Why Use Technology in Education?
“A common theme among school district mission statements is the preparation of students to be productive members of an ever-changing society. Much of that change is due to technology. Without a commitment to using technology in the classroom, both to teach and to learn, we will be unable to meet those mission statements.”
First of all the mission statement is wrong. Education should be to prepare kids to be adults, id est, to be knowledgeable citizens. It has never been to prepare the kids for work. Work should do the preparing—the training. Actually I did not grow up with computers but I did have to use them in the late 70s at work, so I know from experience that it was not necessary to use computers in school.
Schools cannot teach technology. Rather by the time they do the technology has changed. Meaning if you teach an incoming Freshman through his/her Senior year on a particular piece of hardware/software they will be obsolete by the time their Senior year comes or ends. What are they supposed to do—change technology every couple of years or so?
A commitment to technology is not necessary if you say your first statement is wrong. We are spending $10s Billions every year on technology, in my opinion, wasting it. There is no proof that CAI is better than traditional teaching.
But your basic argument is that because computers are omnipresent then we must teach the kids to use computers.
First, air is omnipresent. Did we have to teach kids how to breathe? A poor analogy I know. Partially because computers are everywhere they will have no problem learning to use them to do their jobs once they graduate. I recently saw, on the local news, a group of octogenarians learning to use computers. The young students will learn to use them at home or the library, as most kids grow up with computers in their home. My daughter by the time she was 4 or 5 could load software on the computer by herself and play the computer games she loaded. This is not a difficult skill. Computers are so ubiquitous in part because Microsoft made the OS more and more user-friendly. Meaning that in 40s-70s you needed to be a nerd to operate a computer; now anyone can use one. It is not necessary to have them in schools (K-12). Mostly to use a computer is to learn to double-click on an icon on the desktop to launch a program. Most people will never learn the inner workings of a computer but they do not need to know that.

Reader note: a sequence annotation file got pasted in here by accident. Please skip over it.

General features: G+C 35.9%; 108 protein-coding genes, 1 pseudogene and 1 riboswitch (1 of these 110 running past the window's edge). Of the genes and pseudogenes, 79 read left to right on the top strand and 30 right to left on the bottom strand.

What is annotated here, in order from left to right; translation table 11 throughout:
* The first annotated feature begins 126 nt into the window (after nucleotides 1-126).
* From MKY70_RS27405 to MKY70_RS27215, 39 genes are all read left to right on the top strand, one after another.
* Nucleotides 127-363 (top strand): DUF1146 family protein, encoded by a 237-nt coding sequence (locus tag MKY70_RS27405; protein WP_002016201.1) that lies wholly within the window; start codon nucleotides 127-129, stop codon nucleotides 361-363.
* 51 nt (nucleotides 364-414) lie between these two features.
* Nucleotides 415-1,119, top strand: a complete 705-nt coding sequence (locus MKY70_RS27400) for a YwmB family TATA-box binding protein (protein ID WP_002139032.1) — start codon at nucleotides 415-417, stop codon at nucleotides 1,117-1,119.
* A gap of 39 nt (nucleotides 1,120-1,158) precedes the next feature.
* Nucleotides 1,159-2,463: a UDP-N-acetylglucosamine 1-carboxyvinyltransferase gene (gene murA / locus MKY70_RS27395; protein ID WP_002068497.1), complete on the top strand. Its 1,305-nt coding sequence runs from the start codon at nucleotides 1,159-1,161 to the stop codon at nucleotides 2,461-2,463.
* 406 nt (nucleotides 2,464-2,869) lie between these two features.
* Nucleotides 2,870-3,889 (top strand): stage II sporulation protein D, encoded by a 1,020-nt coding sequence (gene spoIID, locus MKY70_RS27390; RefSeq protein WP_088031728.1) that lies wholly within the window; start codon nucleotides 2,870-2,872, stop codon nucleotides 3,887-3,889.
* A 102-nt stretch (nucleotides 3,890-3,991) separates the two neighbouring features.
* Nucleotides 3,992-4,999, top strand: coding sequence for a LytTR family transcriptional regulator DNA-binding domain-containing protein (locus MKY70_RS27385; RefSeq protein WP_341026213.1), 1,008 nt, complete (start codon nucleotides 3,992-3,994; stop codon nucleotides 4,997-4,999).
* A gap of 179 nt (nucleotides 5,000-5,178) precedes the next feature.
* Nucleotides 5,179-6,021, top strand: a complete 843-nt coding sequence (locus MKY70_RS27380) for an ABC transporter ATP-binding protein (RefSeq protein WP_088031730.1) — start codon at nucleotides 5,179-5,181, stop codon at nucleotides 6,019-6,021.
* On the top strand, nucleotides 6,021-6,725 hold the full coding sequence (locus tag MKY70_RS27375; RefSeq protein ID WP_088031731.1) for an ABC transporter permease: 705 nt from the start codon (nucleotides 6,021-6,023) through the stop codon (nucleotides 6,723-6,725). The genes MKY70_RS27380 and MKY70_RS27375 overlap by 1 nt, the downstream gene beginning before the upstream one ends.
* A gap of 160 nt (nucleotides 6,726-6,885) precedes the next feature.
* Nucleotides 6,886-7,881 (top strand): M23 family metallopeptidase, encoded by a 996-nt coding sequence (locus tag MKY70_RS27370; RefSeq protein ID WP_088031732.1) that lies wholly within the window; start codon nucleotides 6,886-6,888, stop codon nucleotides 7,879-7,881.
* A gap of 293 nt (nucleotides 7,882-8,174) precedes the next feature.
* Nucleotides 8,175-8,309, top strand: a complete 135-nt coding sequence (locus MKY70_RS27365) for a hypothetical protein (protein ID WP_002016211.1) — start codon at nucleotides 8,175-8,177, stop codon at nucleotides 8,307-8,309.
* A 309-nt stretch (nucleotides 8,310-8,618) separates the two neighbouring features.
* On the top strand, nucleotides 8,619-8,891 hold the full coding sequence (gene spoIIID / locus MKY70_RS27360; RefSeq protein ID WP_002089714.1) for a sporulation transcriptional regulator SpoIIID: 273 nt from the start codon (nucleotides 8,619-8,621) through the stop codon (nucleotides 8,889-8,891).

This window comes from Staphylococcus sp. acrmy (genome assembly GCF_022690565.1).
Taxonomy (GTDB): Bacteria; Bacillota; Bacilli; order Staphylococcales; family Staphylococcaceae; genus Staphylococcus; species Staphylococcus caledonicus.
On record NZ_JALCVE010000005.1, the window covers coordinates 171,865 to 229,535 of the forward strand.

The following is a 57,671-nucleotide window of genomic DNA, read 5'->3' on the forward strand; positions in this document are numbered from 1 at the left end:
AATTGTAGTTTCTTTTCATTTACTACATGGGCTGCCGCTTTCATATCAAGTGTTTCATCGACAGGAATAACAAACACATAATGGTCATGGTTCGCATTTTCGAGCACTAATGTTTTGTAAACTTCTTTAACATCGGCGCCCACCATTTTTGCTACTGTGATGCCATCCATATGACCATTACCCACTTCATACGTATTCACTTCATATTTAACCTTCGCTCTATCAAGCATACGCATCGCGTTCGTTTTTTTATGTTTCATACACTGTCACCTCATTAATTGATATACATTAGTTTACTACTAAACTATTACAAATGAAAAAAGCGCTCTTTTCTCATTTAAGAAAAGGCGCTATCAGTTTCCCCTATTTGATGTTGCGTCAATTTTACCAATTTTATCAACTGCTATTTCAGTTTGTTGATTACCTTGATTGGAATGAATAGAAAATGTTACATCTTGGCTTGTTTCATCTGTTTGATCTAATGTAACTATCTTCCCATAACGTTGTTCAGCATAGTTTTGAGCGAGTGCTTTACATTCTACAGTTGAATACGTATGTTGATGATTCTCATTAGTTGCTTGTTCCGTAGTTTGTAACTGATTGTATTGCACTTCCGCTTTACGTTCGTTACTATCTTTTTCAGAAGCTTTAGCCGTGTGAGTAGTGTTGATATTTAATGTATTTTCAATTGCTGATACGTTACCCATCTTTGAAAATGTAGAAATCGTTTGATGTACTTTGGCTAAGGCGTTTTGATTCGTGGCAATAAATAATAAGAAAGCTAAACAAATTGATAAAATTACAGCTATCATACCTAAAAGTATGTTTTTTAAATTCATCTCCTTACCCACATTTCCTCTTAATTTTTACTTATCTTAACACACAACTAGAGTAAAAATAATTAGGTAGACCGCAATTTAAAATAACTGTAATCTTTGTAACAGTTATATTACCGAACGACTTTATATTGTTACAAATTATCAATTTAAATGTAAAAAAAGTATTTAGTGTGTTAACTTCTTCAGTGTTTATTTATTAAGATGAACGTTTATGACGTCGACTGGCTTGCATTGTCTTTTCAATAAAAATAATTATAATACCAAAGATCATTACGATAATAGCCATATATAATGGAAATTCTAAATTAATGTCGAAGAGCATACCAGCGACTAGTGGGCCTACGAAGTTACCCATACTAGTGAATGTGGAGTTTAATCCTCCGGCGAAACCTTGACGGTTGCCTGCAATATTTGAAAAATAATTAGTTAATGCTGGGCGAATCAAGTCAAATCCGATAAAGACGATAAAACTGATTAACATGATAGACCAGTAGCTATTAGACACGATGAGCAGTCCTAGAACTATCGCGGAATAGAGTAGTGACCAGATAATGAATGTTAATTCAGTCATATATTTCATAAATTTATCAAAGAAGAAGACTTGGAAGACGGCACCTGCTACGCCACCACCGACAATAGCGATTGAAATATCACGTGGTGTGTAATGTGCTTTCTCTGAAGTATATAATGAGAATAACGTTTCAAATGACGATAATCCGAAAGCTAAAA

“The use of technology in education has been steadily growing in the United States with a recent push from the Federal, State and Local Education Agency (LEA) levels.” I agree that there has been a push but just because there is, does not make it right. Just because we can does not mean we should.
A little history here: About 1900 radio was supposed to revolutionize education, and about 1950 it was TV, and now (2000s) it is computers. That is about every 50 years. There are those in government back the 90s that said by the year 2000, we would have gone to e-textbooks completely. Just because people think that technology is great it does not necessarily mean it will or should be used in education.